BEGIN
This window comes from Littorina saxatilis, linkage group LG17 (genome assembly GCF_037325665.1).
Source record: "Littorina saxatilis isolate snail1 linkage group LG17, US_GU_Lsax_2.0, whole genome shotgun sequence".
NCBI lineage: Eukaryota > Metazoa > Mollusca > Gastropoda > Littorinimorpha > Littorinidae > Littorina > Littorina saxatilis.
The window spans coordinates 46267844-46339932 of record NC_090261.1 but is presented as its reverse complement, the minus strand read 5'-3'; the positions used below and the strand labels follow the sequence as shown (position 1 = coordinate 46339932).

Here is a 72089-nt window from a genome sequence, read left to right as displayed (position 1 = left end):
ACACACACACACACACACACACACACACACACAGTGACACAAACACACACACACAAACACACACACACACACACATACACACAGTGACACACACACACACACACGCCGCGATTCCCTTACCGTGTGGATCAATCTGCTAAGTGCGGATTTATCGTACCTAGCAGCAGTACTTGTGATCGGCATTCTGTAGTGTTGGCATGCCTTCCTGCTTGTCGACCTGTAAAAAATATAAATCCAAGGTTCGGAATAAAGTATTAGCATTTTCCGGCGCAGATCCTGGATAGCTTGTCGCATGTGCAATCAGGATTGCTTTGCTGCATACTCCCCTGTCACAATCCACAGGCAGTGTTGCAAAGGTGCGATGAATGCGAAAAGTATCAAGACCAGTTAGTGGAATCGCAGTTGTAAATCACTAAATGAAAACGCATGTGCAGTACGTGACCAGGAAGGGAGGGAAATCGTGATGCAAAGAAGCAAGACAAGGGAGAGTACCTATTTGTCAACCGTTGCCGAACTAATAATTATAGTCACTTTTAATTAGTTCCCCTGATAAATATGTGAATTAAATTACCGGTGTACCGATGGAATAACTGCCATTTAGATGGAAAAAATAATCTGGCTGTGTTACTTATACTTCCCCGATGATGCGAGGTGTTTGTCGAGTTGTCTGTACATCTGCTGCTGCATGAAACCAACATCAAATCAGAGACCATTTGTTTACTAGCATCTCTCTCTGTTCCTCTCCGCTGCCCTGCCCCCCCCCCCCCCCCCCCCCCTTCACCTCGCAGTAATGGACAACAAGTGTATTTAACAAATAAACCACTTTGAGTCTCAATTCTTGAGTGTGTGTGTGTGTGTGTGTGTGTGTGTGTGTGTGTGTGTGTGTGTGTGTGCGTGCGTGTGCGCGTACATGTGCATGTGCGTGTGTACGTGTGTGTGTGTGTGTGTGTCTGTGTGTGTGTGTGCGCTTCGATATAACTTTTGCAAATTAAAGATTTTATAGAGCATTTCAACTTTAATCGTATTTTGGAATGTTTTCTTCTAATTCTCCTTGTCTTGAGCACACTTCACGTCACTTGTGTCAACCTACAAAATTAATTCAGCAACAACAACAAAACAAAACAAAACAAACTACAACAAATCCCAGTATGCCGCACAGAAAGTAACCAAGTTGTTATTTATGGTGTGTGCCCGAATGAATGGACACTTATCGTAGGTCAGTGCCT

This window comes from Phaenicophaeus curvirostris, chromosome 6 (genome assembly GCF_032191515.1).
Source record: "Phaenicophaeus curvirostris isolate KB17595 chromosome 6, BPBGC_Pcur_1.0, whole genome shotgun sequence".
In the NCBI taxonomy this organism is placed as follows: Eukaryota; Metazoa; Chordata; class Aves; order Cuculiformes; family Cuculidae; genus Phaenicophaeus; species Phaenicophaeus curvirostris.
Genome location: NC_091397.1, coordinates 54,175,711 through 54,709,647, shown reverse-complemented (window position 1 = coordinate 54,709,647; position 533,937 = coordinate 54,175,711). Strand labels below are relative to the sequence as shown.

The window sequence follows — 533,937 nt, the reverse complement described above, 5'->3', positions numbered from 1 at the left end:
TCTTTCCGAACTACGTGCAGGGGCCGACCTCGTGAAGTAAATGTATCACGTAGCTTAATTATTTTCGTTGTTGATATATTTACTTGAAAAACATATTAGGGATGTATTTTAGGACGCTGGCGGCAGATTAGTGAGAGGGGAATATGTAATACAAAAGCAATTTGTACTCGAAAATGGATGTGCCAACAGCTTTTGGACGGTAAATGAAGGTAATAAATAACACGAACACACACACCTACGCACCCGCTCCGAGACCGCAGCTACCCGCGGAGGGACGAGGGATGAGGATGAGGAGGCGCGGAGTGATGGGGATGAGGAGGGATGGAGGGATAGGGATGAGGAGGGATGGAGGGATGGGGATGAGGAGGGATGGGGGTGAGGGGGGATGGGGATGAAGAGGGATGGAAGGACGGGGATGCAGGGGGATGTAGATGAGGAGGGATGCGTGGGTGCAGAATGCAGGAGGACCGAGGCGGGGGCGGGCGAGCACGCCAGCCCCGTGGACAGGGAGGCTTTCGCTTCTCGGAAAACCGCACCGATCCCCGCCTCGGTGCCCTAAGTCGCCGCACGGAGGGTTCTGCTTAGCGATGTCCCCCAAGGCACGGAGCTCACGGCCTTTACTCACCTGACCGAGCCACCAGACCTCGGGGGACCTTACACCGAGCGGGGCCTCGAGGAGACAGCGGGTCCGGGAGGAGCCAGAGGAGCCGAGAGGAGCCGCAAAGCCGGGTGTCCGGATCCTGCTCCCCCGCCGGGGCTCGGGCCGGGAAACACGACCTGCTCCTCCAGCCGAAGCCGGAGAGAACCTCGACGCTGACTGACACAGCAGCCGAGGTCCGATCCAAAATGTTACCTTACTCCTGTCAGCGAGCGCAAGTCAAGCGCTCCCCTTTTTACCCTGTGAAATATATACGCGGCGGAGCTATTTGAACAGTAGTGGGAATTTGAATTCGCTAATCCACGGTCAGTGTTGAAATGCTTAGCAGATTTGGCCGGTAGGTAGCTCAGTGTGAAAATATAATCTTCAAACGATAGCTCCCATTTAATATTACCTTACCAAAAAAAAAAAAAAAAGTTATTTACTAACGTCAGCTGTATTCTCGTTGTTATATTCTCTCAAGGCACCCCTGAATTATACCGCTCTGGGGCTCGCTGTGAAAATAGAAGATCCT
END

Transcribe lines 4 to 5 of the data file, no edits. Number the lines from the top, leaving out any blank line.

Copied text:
The window spans coordinates 46267844-46339932 of record NC_090261.1 but is presented as its reverse complement, the minus strand read 5'-3'; the positions used below and the strand labels follow the sequence as shown (position 1 = coordinate 46339932).

Here is a 72089-nt window from a genome sequence, read left to right as displayed (position 1 = left end):